The WHOLE reason they used GLASS was because of the “dead” flatness of the surface..
It is “VERY” important to be “dead flat.”

Also with acrylic you can use a spray adhesive for your sanding disks, allowing you to use non P&S paper which is cheaper.

We had this conversation long ago…..

I cut the acrylics on my laser to make both of the disks.. Look at this POST
Although I use CLEAR on my slotted disks you STILL have to slot the disks.. it’s pretty obvious why.. so I won’t go into it..

From a previous discussion on this topic also:
As far as GRITS…. all that are really necessay are 3… They are sold at LEE Valley.. GRITS NEEDED
The SCARY SHARP people recommend using 15 micron (approx 600 grit) – 5 Micron (approx 1200 grit) And then use the Chrome Oxide $2.20 sheet for a mirror finish.. You can read about what I found here..
MICRO-FINISHING

So what I’m saying is your Stumpy’s idea sounds good Gerry but it’s been tried already and discussed on LJ’s and other sites before… Use ACRYLIC… end of story…....

Check out my new Woody Wood Wacker Video Gerry if ya get a chance..>>>> Woody The Wood Wacker

View b2rtch's profile

b2rtch

4030 posts in 1553 days


#7 posted 843 days ago

David,
Ok but whee do you buy acrylic and which kind to buy and if (very unfortunately) you do not have a laser machine, how do you machine it?

-- Bert

View DavidBethune's profile

DavidBethune

601 posts in 1898 days


#8 posted 843 days ago

@ Bert.. Any lumber store sells acrylic sheets..just ask.. used for window replacement..Home Depot etc.. Acrylics cut the same as wood.. so any saw will cut it.. You can also turn it for round on your lathe with Excellent results..
Cut it out rough on you bandsaw and chuck it onto you lathe.. “Make sure you mark center” after you true it up for round (don’t touch the surface of the disks, just the edge) so that you can take it to your drill press and use the right sized whole cutter for you center hole..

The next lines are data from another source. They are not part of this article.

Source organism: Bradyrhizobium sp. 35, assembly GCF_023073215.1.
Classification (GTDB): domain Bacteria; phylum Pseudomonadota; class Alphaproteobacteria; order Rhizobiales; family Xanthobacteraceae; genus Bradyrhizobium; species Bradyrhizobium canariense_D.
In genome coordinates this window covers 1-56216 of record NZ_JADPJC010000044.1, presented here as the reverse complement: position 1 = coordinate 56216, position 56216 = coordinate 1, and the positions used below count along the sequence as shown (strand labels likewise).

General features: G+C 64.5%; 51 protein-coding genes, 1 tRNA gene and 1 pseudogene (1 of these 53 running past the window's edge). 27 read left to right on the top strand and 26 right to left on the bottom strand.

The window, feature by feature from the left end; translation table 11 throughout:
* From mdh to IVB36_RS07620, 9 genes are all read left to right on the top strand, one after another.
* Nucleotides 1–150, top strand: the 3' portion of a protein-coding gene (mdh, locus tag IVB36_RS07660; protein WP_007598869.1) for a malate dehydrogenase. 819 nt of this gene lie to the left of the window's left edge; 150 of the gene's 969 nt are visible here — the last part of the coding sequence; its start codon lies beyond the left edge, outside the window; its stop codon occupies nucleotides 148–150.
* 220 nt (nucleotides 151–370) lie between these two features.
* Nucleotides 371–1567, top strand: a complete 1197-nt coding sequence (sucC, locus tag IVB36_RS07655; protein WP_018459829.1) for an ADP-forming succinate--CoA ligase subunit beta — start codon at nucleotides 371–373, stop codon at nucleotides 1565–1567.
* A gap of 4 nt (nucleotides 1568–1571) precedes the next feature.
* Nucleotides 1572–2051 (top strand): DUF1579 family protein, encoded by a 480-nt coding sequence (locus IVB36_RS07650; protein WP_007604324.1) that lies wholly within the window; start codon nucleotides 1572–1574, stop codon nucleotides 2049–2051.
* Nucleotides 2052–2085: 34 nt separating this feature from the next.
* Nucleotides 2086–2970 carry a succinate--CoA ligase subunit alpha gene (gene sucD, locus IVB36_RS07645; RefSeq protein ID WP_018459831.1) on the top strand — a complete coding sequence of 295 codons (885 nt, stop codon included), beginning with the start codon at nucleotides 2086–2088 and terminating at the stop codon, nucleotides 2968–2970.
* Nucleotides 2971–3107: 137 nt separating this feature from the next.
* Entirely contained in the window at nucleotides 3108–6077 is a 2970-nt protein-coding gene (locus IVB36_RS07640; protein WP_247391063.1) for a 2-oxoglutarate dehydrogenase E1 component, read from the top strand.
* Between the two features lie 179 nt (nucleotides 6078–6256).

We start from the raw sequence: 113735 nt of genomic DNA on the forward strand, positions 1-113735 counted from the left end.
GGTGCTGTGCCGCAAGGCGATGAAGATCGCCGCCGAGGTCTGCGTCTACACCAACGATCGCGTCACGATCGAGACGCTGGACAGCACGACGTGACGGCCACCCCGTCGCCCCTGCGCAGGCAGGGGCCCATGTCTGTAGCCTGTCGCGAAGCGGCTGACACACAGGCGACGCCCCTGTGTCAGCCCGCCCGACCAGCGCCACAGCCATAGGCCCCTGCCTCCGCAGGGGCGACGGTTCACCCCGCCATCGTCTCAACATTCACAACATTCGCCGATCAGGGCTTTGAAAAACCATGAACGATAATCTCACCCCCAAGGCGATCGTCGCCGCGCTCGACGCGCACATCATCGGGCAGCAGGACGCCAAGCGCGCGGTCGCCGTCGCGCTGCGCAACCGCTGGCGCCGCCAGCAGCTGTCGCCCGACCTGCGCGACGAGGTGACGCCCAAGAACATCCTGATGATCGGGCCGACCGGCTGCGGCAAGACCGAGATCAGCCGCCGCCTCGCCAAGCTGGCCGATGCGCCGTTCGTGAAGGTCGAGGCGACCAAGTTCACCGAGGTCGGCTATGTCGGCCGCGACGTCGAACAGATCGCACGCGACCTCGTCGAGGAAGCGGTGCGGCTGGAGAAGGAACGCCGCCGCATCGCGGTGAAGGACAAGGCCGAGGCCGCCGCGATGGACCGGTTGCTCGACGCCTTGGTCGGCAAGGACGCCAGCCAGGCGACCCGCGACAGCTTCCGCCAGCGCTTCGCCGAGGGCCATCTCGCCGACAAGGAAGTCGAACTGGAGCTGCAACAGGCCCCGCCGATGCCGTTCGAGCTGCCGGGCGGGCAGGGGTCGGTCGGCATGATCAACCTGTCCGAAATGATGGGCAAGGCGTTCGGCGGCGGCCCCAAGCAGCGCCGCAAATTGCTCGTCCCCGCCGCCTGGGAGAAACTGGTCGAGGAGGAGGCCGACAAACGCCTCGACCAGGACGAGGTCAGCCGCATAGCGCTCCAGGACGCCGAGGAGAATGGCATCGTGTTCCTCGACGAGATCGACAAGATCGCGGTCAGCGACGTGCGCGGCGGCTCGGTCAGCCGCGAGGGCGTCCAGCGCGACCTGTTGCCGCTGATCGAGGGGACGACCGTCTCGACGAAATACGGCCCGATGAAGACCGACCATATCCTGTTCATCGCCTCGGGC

It comes in various thicknesses.. I used 3/8” you could use 1/4” and stick them together if you wanted..

View a1Jim's profile

a1Jim

109523 posts in 2082 days


#9 posted 843 days ago

I have about 10 glass disc for my work sharp so it’s to late for me to try a different kind of disc, but I think Stumpy’s and David’s ideas are pretty darn creative. That looks like a pretty cool stand for your work sharp Stumpy. Your disc making turned out very well Gerry.

-- http://artisticwoodstudio.com Custom furniture

View b2rtch's profile

b2rtch

4030 posts in 1553 days


#10 posted 843 days ago

Thank you David and Happy New Year to you

-- Bert

View DavidBethune's profile

DavidBethune

601 posts in 1898 days


#11 posted 843 days ago

Yes Jim.. I’m not knocking Stumpy.. it’s just that it’s already been tried is all.. He did make a nice stand.. for his.. Mine stand is a little different but it’s nice to have everything all together..
You did a GREAT job Gerry.. if you need more disks though give what I’m saying a try is all..

View foneman's profile

foneman

111 posts in 2599 days


#12 posted 843 days ago

David,
Are you saying that green, white, and red buffing compound will stick to the face of the acrylic disks like it does to the MDF disks?

Gerry,
Your disks look good and the information is appreciated.

john

View DavidBethune's profile

DavidBethune

601 posts in 1898 days


#13 posted 843 days ago

Hi John…
Just adhere a thin buffing pad to the disk and use whatever grit you want..

Look at this link and see how they did it.. BUFFING COMPOUNDS

You do not need all of the grits they talk about with their system..
Use the ones I posted above.. and you won’t be dissapointed..
David

View LittlePaw's profile

LittlePaw

1565 posts in 1583 days


#14 posted 843 days ago

I’v been eyeing and considering the WS3000 and comparing it with other edge sharpening systems. You guys made up my mind for me. THANX ! ! ! GREAT INFO TOO, GUYS.

-- LittlePAW - The sweetest sound in my shop, next to Mozart, is what a hand plane makes slicing a ribbon.

View Jim's profile

Jim

217 posts in 2150 days


#15 posted 843 days ago

If this works it sounds great but does the MDF disk stand up to use? I would have thought that it would wear away pretty quick resulting in a non-flat surface. Can anyone who has used these MDF disks comment on this?

-- Jim in Langley BC Canada --- www.sollows.ca